New law to require safer amusement ride wiring
The law was created because of the negligent electrocution of an 8-year-old.
COLUMBUS (AP) -- A new state law prompted by the death of an 8-year-old boy who was electrocuted at a county fair ride will require safer wiring and increases funding for amusement ride inspections.
Greyson Yoe was shocked when he touched a railing enclosing a bumper-car ride at the Lake County Fair in August 2003. He died a few weeks later. Prosecutors said the ride was not properly grounded.
Greyson's Law was added as a provision of the state budget signed Thursday by Gov. Bob Taft.
"Something positive has come about from this horrific trauma," Greyson's mother, Audra, said. "We are still trying to celebrate his life, but his passing will help others, and that is very important to us."
The law will raise money for inspections by tripling the permit fees that ride owners pay in Ohio. Permit fees for ride owners will be $150 per ride.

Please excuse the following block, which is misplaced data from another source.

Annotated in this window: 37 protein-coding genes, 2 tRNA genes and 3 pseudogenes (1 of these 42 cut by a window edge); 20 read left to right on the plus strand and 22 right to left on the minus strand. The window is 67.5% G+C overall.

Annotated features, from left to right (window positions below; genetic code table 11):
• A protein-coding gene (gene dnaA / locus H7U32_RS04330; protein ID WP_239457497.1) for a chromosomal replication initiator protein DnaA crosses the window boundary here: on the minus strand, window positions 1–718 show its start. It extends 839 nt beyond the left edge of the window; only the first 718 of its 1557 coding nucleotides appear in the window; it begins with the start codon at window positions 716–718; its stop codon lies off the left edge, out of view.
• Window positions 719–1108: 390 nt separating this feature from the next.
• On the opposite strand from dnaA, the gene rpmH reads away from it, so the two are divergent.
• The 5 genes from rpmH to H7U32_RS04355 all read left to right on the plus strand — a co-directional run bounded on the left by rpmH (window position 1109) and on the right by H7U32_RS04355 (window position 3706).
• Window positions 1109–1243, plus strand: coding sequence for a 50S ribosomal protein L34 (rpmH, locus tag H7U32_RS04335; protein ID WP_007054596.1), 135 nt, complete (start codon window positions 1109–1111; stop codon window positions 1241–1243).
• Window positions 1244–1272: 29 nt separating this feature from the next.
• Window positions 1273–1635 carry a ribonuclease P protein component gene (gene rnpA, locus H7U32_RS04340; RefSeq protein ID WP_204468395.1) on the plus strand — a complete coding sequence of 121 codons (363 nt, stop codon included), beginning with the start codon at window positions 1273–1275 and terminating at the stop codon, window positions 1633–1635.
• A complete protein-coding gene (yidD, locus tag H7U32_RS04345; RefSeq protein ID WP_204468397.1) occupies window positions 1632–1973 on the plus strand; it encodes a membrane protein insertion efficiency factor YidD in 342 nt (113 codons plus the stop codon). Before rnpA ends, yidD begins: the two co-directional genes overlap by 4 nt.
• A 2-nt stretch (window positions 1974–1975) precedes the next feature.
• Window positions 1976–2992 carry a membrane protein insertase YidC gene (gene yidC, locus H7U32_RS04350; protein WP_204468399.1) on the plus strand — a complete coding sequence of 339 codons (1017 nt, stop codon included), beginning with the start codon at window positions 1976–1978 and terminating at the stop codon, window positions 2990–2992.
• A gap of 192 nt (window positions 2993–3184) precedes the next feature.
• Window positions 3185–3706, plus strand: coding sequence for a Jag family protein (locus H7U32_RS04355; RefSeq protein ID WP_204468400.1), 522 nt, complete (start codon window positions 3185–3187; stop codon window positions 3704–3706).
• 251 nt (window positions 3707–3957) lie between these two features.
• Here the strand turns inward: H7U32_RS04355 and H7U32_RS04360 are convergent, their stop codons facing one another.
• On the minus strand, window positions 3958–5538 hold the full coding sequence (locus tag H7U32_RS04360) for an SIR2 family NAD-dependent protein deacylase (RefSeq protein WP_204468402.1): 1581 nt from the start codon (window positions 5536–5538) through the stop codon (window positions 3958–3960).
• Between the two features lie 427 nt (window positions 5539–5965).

The law also requires that any amusement ride operated on electrical power be installed with a circuit breaker that can automatically shut down if an electrical surge runs through the power line.
Audra Yoe said there still may be some loopholes, because rides are required to be inspected only once a year.
She said she will continue lobbying to have rides inspected every time they operate.
The Yoe family received nearly $2 million last year from a settlement with the rides' owner and the fair's board.
Ride owner Eugene Chaffee of Riverview, Fla., agreed to pay $1 million to William and Audra Yoe of Madison Township. The fair board's insurer agreed to pay $950,000 to settle their lawsuit.
In addition, Chaffee pleaded guilty to attempted voluntary manslaughter and was sentenced to six months in jail.
Two inspectors for the Ohio Department of Agriculture were found guilty of failing to properly inspect the ride, and an electrician was found guilty of reckless homicide and involuntary manslaughter.